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Getting to Equal in Education

Elizabeth King's picture

International Women’s Day is a good day to remind ourselves that gender equality is indeed smart economics. As the global economy continues to struggle to regain its footing after a severe economic slump, it is increasingly apparent that the power of women must be harnessed—and it must happen now.

Much progress has been made over the past decade towards achieving gender equality, especially in education. Today, boys and girls around the world participate much more equally in primary and secondary education. At the tertiary level, a clear gender gap is emerging—and it’s one that favors women. Countries where girls have overcome the barriers to basic education lead the participation rates in tertiary education.

The World Bank recently published reports on skills and jobs in various world regions. The reports conclude that labor markets are increasingly demanding more and better skills from their workers - more than what education graduates seem to offer. This is especially apparent in many African countries where Enterprise Surveys applied twice between 2006 and 2010 reveal that more employers feel constrained by an inadequately trained workforce. 

The role of women in this picture plays out in two ways. First, women continue to be less likely than men to join the labor force. Between 1980 and 2008, the average rate of female participation in the labor force increased from 50.2 to 51.8 percent while the male rate fell from 82.0 to 77.7 percent, but the gender difference certainly remains marked. Women still continue to earn significantly less than men despite having similar education qualifications and work experience.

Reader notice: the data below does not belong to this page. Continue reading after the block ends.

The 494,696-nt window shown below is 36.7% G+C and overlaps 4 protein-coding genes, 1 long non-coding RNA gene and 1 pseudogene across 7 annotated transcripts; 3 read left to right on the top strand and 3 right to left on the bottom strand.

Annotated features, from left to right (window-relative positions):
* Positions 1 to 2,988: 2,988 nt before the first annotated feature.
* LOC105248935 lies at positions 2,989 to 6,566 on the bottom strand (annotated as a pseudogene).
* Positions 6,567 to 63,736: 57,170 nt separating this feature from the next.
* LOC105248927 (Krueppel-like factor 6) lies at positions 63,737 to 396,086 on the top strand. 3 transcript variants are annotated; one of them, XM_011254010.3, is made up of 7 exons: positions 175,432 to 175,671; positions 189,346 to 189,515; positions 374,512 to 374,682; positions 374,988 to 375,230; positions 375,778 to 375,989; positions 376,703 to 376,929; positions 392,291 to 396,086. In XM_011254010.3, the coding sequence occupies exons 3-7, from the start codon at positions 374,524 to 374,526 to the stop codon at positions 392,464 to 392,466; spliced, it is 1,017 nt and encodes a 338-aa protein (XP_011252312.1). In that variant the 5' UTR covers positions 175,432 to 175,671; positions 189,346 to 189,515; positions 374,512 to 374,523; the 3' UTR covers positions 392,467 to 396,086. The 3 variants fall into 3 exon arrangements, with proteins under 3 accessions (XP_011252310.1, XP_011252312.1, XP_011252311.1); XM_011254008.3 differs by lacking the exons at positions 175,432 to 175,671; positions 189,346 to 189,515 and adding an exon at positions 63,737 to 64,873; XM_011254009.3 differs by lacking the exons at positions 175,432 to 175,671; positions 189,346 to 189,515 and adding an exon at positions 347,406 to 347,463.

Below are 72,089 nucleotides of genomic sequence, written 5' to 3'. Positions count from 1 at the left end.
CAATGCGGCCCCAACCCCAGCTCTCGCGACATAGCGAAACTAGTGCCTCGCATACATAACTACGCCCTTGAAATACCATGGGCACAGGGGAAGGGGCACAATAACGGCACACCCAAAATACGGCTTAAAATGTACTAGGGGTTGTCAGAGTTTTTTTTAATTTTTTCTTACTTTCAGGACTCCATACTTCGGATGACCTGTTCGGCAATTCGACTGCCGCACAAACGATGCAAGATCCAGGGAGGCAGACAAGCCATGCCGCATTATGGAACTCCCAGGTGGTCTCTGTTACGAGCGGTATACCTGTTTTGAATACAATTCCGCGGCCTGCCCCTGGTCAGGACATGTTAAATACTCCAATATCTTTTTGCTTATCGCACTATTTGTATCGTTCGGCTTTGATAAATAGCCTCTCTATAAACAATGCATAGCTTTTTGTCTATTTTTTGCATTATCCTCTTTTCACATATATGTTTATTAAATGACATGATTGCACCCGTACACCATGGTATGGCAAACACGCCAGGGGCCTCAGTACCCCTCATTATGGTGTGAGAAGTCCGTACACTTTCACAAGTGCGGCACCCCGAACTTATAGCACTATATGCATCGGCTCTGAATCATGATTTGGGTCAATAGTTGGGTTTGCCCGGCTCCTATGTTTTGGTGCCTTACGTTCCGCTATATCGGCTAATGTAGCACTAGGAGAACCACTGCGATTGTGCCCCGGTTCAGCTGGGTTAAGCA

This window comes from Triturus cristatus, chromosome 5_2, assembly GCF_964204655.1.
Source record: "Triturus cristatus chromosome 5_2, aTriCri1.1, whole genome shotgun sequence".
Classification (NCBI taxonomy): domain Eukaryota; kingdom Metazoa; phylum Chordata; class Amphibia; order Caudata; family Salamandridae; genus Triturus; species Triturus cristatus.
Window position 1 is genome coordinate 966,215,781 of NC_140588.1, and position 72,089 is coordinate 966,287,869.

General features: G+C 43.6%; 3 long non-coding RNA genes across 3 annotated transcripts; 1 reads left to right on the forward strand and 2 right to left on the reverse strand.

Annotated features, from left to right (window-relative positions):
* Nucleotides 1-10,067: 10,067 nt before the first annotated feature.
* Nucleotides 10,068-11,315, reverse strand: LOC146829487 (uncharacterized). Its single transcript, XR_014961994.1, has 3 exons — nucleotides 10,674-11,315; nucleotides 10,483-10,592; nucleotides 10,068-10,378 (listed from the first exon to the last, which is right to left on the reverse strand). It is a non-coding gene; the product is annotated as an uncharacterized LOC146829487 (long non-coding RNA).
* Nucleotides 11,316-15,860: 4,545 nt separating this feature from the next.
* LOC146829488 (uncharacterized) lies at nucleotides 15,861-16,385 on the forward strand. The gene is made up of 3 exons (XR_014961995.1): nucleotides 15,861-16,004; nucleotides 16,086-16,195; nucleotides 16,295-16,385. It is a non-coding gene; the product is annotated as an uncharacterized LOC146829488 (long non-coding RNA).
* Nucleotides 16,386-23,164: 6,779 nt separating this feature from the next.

Part of the “unexplained” gender differential in earnings is due to the fact that young men and women choose different fields of study, although one’s choice of study is itself determined by expected earnings differential. At the secondary level, girls are more likely than boys to choose general education and less likely to choose vocational education. As a result, young boys are more likely to find a job after graduation from secondary school. At the tertiary level, gender differences in areas of study are well known and are similar across poor and rich countries. Women are overrepresented in education and health; equally represented in social sciences, business, and law; and underrepresented in engineering, manufacturing, construction, and science.

Some say that the future shift in the type of skills demanded by the global economy, from routine cognitive and routine manual skills to non-routine cognitive skills, will favor women who by then would have a clear upper hand with their higher education degrees. Perhaps. And perhaps the recognition of this potential future gain will encourage more young women in developing countries to complete secondary school, graduate, and proceed to higher education—despite the current earnings gap between men and women and despite pressures from society and family to drop out of secondary school and start a family.

Find out more about how gender equality is indeed smart economics through the following resources: The World Bank's World Development Report 2012, Gender Equality and Development , Getting To Equal: Promoting Gender Equality Through Human Development.

Also, check out our website: Gender Action Plan: Gender Equality as Smart Economics and learn more about our Global Colloquium in April, 2012: Getting to Equal in Education: Addressing Gender and Multiple Sources of Disadvantage to Achieve Learning.
 

 

 

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